Monday, July 31, 2006

The Combat Blackberry

Qiryat Shmona

The ability to read e-mail that is received in realtime, anywhere, has made the BlackBerry devices infamously addictive, earning them the nickname Crackberry. (source Wikipedia")

This is one of those funny but tragically sad stories on the state of journalism in War. Everyone has one of this confounded things at work now even under gunfire people will stop and check their emails and get updates that have no relevance to the situation that they are in. What is the use of getting updates on the status of your frequent flyer points when you are standing next to a tank.

The other week at dinner I had had enough, I went down and joined Mike Tobin and Ibrahim Hezboun for dinner on the patio at The Beach Hotel in Gaza. I said nothing not a word but just sat there and started to surf the and write emails on my blackberry. For more than ten minutes, I said not a word just sat there with my head down engrossed, eventually they asked if anything was wrong as I was not talking.

"No" was response and I went back to my blackberry.

A minute or so later they both became agitated and asked what was wrong?

"Nothing, but guys this is what you both have done for the last meals we have together.

Every minute of a past meal had seen them on their "blackberries" and I just wanted them to experience "Blackberry Ettiquette" They are without doubt a great tool, if you think people are rude with cell phones you have seen nothing yet.

My new rule today is that anytime I am with anyone and if we are talking and they check their blackberry I will stop mid word and walk away and then blackberry them the rest of the sentance.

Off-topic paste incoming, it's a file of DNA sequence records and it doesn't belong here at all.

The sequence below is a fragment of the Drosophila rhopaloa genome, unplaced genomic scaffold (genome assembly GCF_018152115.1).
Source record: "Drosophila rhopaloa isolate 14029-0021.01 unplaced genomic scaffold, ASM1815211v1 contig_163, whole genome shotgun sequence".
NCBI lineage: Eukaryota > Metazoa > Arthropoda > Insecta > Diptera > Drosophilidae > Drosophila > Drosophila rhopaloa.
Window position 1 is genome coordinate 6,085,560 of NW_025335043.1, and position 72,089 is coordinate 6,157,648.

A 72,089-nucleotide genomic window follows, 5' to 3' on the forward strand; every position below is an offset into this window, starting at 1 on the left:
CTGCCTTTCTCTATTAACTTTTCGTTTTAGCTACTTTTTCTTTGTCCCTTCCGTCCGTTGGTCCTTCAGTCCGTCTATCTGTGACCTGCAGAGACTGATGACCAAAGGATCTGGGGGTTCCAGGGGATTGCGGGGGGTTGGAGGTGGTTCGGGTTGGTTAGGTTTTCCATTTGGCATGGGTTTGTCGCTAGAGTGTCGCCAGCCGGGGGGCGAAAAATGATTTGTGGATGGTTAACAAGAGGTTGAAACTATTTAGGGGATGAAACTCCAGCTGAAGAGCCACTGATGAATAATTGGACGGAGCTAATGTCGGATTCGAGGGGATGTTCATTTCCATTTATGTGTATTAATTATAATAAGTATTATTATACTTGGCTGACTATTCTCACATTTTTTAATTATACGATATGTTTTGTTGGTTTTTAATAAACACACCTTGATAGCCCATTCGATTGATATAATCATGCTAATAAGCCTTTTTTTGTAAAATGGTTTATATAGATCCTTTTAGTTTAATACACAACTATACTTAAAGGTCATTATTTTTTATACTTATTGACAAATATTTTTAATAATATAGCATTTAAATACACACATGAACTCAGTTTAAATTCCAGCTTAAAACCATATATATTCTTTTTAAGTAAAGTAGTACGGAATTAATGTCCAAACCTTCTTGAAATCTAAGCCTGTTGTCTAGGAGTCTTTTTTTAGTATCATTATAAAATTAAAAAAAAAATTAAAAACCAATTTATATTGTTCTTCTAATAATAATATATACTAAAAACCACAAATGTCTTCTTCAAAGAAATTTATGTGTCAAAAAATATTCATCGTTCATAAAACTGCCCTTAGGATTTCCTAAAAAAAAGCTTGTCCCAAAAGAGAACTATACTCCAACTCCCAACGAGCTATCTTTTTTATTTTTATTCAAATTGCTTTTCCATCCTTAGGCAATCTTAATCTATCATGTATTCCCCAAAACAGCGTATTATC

In the old days a "War Correspondent" used his eyes to watch what was happening, words were used to record history and dispatches from the front line could take days to reach a telegraph post. Sure that has all changed and what I do is a driving force in that, and technology means that we all need the latest information.

However the case of not going forward with the troops does not get any funnier than this. We have a correspondent in the area who arrived a few weeks back and just gave up on getting his blackberry to work, what the hell .... s/he had wireless internet everywhere, wires were printed out for her/him, cable TV was a none stop source and since s/he was doing a back shift. It must of just been too hard to get the blackberry to work.

In an operation of this scale we have lots of people moving around and the Correspondent in the rear (sans Blackberry) was bugging the boss to see some action everyday s/he would ring up and ask to come up to the front.

The day came when s/he was called up, a Correspondents big break into the war zone.

BUT... hang on .... I cannot come up ... my blackberry is not working.

So for the lack of a "COMBAT BLACKBERRY" .... s/he remained behind in the rear, listening to traffic and changing hotel rooms so that they could write war stories back home.

It is one of the funniest things I have ever heard about in this crazy business.

1 comment:

Anonymous said...

OK, I'm not in denial - I'm an addict. I can partially justify checking email during a run if it is mid-day because I'm suppose to be working from home..... but you're right, there's not much happening that couldn't wait the 45 min until I get back in front of my computer at home -it just makes me feel less anxious and guilty! But I never read mail over lunch with friends!! And I can't understand how news correspondants can send in reports on one - I'd need a spelling checker! Take care Mal!
Regards, Drusy